The oceans are about 30 percent more acidic than they were a century ago, and scientists are beginning to understand the consequences for marine ecosystems. Oysters may provide an early warning of what’s to come.
George Waldbusser, a biogeochemist in the College of Earth, Ocean, and Atmospheric Sciences, and Elizabeth Brunner, a master’s student, conducted an experiment with oyster larvae, which are about the width of a human hair. One group of larvae was grown in water from deep in Puget Sound. Its level of acidity was equivalent to that forecast for the global ocean in the next 100 years. Another was grown in surface water under current conditions. The researchers used scanning electron microscopy to compare larval development after four days in the Taylors shellfish hatchery in Washington state.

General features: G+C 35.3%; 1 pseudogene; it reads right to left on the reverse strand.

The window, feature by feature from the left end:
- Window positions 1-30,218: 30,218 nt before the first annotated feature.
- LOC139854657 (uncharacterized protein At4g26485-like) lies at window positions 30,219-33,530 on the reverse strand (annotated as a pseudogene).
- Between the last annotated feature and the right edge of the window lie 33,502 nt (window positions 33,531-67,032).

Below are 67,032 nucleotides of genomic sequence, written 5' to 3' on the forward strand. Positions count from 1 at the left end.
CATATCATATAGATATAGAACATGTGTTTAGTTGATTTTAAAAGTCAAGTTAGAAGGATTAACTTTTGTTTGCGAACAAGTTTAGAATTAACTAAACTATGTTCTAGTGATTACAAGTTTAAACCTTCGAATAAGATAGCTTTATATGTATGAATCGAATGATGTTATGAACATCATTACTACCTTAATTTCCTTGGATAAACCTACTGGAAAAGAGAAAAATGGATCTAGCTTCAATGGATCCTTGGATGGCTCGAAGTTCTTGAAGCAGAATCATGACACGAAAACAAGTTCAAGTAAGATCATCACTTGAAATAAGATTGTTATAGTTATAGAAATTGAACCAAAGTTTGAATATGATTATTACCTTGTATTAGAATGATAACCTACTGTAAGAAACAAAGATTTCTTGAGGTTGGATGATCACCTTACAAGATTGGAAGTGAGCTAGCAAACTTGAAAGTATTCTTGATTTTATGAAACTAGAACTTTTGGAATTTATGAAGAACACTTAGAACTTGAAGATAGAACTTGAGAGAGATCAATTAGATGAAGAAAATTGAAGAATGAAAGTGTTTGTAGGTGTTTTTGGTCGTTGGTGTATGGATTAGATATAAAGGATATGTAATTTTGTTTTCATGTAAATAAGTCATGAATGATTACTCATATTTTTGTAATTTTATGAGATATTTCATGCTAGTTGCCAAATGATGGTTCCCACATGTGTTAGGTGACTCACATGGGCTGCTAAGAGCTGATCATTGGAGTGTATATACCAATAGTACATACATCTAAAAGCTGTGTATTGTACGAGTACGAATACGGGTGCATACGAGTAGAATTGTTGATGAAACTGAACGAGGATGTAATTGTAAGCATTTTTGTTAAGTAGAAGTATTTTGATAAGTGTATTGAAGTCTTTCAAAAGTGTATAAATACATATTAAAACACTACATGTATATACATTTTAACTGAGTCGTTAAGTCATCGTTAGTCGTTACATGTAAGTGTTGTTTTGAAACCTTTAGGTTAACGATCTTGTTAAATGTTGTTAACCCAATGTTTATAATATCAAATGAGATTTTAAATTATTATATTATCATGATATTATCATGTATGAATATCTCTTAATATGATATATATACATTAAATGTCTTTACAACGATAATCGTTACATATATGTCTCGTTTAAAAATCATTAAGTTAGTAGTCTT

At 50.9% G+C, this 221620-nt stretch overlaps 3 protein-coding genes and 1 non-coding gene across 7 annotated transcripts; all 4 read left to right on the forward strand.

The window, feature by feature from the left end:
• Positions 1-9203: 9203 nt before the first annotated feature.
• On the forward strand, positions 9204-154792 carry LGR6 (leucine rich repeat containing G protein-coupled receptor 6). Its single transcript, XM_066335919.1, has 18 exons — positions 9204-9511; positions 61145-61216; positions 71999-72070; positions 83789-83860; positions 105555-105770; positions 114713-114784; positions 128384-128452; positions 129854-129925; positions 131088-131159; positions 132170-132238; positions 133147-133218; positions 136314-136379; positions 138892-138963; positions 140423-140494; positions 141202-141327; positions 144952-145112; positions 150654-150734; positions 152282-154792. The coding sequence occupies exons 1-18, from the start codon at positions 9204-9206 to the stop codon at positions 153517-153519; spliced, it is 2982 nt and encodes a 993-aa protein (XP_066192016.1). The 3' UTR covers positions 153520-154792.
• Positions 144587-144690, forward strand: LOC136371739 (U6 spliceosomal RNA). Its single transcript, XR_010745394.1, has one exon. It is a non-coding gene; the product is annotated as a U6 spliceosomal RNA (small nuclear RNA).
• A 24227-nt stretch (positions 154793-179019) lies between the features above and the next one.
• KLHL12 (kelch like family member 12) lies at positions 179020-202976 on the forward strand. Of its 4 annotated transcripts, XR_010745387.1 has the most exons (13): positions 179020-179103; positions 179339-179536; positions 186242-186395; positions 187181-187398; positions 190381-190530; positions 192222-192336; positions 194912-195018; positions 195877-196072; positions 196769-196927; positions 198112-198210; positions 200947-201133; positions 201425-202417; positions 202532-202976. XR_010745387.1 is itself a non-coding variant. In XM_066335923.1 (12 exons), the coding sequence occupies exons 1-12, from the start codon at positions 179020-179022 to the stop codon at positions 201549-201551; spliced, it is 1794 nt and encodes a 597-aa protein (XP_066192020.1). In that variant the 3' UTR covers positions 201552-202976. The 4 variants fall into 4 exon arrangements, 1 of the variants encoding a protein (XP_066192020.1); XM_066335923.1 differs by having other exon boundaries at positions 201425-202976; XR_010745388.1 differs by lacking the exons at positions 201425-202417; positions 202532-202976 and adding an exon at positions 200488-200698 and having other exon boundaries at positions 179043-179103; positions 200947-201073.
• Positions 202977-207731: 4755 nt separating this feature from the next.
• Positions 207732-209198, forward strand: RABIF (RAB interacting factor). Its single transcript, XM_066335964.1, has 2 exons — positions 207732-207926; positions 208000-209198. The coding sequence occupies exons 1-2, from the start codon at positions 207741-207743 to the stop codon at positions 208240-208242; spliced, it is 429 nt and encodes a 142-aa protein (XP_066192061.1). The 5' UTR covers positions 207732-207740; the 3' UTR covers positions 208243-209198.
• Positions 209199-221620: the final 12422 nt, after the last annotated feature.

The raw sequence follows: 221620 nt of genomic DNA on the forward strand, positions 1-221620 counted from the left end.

Their images show clearly that oyster larvae falter when they are grown in acidified water. A small misshapen shell (left) dooms them to a life cut short. That’s because shell development is required for other stages of oyster growth, says Waldbusser, who uses SEM to study the dynamics of the process. “It’s really important that they get the shell built in a short window of time. Increasing atmospheric CO2 levels will shrink the window for initial shell formation.”